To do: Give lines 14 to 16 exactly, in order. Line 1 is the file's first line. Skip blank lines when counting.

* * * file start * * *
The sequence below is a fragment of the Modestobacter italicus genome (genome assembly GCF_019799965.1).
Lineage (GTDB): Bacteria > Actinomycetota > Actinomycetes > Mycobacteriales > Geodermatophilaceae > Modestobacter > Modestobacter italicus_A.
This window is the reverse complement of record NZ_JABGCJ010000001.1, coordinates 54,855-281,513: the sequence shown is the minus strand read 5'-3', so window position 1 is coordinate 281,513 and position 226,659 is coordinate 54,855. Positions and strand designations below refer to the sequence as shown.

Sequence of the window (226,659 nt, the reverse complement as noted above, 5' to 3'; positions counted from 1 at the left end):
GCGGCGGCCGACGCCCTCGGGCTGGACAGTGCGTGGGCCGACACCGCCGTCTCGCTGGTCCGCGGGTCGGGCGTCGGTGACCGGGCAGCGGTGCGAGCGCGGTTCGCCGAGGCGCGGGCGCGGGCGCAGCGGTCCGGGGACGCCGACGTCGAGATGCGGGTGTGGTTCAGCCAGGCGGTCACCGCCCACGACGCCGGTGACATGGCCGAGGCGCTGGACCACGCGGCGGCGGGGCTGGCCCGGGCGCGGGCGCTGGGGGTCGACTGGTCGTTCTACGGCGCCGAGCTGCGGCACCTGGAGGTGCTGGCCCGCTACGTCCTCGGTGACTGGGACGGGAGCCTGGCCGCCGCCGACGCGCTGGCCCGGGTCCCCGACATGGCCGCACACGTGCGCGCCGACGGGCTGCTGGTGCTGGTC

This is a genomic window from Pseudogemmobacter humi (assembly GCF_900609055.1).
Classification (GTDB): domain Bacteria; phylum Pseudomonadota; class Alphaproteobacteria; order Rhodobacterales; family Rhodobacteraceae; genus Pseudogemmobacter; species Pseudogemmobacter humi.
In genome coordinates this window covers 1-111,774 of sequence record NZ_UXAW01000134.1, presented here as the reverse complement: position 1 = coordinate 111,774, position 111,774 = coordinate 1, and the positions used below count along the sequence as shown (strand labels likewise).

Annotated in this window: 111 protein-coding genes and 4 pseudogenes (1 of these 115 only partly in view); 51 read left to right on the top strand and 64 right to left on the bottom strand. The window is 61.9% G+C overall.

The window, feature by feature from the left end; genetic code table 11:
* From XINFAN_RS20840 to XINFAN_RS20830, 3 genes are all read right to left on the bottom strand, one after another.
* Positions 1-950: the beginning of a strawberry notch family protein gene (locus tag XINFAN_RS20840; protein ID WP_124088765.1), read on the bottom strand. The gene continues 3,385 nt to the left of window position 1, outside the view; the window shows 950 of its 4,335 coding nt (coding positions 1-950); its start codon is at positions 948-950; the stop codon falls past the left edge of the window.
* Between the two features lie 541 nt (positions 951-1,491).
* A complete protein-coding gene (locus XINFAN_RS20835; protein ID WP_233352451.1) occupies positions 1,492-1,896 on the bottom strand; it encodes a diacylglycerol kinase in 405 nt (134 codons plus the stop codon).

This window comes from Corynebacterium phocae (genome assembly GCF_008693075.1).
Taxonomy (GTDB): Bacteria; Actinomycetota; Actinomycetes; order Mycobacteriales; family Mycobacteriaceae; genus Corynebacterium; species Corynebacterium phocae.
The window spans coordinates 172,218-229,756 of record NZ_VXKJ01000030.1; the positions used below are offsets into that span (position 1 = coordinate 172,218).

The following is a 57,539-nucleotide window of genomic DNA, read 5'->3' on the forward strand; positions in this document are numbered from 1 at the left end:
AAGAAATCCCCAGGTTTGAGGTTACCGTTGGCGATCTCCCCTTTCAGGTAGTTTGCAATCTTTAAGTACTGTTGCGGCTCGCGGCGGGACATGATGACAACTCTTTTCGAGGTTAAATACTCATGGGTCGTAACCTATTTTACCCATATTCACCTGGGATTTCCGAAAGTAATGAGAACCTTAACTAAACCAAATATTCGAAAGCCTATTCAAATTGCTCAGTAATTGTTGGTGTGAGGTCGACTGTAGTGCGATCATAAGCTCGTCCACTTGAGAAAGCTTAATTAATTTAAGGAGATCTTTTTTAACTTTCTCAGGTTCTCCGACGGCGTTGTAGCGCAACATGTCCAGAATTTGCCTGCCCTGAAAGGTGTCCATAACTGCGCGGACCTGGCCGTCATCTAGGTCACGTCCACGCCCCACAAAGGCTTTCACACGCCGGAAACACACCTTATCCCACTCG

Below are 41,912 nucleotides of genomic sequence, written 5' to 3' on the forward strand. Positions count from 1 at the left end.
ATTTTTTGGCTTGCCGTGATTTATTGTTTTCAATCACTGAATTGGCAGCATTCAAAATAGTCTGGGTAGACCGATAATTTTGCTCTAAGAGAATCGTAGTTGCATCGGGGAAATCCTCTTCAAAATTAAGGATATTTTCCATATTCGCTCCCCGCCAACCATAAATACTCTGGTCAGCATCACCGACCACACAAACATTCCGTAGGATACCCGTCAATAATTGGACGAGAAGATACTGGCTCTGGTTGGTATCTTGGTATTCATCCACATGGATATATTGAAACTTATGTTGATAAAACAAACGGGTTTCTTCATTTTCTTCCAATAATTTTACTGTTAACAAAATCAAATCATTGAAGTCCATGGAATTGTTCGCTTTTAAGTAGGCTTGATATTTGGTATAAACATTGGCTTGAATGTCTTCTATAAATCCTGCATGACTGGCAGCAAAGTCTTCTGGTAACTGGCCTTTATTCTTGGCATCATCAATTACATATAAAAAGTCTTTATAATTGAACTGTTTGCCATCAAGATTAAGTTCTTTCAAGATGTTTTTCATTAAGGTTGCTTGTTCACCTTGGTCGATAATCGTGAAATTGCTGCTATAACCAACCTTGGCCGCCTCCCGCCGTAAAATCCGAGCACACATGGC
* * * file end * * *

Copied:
* A complete protein-coding gene (locus XINFAN_RS20835; protein ID WP_233352451.1) occupies positions 1,492-1,896 on the bottom strand; it encodes a diacylglycerol kinase in 405 nt (134 codons plus the stop codon).

This window comes from Corynebacterium phocae (genome assembly GCF_008693075.1).
Taxonomy (GTDB): Bacteria; Actinomycetota; Actinomycetes; order Mycobacteriales; family Mycobacteriaceae; genus Corynebacterium; species Corynebacterium phocae.